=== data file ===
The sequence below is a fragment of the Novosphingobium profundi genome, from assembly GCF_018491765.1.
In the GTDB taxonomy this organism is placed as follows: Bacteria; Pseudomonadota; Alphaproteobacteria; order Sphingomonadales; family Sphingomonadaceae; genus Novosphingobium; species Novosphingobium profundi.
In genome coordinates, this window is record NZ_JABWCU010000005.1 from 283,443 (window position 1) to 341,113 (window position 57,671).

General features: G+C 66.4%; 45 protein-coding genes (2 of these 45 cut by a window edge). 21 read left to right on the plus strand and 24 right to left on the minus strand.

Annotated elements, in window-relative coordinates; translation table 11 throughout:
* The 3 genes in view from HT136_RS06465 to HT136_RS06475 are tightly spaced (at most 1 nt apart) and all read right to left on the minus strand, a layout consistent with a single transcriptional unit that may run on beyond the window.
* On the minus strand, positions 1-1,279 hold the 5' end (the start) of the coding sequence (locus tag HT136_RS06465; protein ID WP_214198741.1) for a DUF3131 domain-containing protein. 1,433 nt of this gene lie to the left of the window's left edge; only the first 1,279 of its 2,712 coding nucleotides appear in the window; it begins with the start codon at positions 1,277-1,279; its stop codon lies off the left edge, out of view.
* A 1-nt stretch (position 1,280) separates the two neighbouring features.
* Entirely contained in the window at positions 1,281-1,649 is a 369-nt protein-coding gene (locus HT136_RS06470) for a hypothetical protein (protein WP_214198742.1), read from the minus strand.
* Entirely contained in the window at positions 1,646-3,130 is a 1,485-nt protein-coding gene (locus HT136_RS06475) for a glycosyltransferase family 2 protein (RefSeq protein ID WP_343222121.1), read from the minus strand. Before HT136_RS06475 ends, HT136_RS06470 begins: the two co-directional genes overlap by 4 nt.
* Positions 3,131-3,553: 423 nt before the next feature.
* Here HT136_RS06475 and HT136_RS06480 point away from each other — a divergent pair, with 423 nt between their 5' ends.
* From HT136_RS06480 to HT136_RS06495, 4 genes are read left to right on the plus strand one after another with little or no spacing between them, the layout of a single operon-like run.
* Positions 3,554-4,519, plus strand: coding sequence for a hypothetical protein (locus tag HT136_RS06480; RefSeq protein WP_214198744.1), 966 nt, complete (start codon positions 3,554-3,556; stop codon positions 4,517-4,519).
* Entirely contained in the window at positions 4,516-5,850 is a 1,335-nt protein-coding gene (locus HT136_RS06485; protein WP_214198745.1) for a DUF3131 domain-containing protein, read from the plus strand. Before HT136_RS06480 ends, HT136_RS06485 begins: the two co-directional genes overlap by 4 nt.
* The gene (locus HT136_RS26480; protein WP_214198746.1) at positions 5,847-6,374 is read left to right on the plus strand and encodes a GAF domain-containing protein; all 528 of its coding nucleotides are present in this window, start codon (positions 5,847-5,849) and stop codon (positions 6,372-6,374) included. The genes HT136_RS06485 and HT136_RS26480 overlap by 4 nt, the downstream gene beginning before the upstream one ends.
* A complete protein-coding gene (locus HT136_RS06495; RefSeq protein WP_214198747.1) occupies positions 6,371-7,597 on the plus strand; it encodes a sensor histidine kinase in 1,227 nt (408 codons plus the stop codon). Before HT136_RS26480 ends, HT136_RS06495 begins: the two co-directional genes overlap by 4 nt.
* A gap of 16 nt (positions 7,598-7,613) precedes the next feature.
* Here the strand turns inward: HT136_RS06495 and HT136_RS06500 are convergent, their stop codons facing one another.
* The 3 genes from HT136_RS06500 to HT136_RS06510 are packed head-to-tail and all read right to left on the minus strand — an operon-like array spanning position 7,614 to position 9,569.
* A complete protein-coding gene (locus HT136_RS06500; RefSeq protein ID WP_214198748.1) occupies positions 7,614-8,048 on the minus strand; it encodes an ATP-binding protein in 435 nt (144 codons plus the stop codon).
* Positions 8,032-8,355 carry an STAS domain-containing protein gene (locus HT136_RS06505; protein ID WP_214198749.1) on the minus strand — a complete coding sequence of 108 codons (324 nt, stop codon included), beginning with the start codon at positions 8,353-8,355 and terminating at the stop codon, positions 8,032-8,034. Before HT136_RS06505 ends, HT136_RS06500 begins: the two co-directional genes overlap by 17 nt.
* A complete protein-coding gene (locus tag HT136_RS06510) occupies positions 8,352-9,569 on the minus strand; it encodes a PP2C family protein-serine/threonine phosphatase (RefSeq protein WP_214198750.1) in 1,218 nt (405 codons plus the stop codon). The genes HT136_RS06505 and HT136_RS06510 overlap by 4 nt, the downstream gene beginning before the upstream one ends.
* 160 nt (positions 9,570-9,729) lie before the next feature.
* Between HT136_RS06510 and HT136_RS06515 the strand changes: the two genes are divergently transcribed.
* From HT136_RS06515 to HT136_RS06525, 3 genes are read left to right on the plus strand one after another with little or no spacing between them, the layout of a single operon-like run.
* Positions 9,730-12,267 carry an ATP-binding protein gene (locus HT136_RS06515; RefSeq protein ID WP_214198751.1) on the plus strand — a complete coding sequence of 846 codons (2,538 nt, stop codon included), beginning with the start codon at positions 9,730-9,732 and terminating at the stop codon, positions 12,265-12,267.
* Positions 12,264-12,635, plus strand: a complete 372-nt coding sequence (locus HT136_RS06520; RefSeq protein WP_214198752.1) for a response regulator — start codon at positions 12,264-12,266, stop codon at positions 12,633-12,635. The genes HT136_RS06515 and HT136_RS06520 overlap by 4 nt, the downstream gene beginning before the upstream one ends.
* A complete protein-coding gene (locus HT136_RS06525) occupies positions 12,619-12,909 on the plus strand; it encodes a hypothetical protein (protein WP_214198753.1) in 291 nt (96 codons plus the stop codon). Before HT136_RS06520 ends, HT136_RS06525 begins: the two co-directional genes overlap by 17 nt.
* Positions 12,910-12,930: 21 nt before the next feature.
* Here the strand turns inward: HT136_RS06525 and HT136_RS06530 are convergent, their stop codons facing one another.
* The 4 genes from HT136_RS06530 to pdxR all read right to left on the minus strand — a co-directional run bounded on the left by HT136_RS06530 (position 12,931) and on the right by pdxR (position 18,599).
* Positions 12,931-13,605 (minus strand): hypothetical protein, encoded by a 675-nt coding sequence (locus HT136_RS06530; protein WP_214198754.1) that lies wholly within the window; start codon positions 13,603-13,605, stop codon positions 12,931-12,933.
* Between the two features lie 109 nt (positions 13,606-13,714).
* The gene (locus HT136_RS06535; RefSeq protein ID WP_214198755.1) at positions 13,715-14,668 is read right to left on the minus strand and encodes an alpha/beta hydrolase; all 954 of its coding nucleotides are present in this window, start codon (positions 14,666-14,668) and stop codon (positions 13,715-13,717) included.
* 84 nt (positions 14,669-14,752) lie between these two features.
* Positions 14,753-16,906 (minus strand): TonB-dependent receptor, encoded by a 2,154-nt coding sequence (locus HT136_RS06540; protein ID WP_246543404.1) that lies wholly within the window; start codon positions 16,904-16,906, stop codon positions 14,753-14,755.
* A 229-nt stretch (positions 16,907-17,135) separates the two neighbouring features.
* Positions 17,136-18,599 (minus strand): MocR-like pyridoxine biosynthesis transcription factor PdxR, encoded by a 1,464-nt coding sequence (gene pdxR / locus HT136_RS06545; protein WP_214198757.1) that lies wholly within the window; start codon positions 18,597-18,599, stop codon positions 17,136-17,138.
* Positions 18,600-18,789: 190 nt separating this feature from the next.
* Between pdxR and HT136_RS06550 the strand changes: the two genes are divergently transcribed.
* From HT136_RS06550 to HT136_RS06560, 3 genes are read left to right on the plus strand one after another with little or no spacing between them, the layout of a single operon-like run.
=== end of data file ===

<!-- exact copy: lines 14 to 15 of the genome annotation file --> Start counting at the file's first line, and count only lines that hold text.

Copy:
* Positions 3,554-4,519, plus strand: coding sequence for a hypothetical protein (locus tag HT136_RS06480; RefSeq protein WP_214198744.1), 966 nt, complete (start codon positions 3,554-3,556; stop codon positions 4,517-4,519).
* Entirely contained in the window at positions 4,516-5,850 is a 1,335-nt protein-coding gene (locus HT136_RS06485; protein WP_214198745.1) for a DUF3131 domain-containing protein, read from the plus strand. Before HT136_RS06480 ends, HT136_RS06485 begins: the two co-directional genes overlap by 4 nt.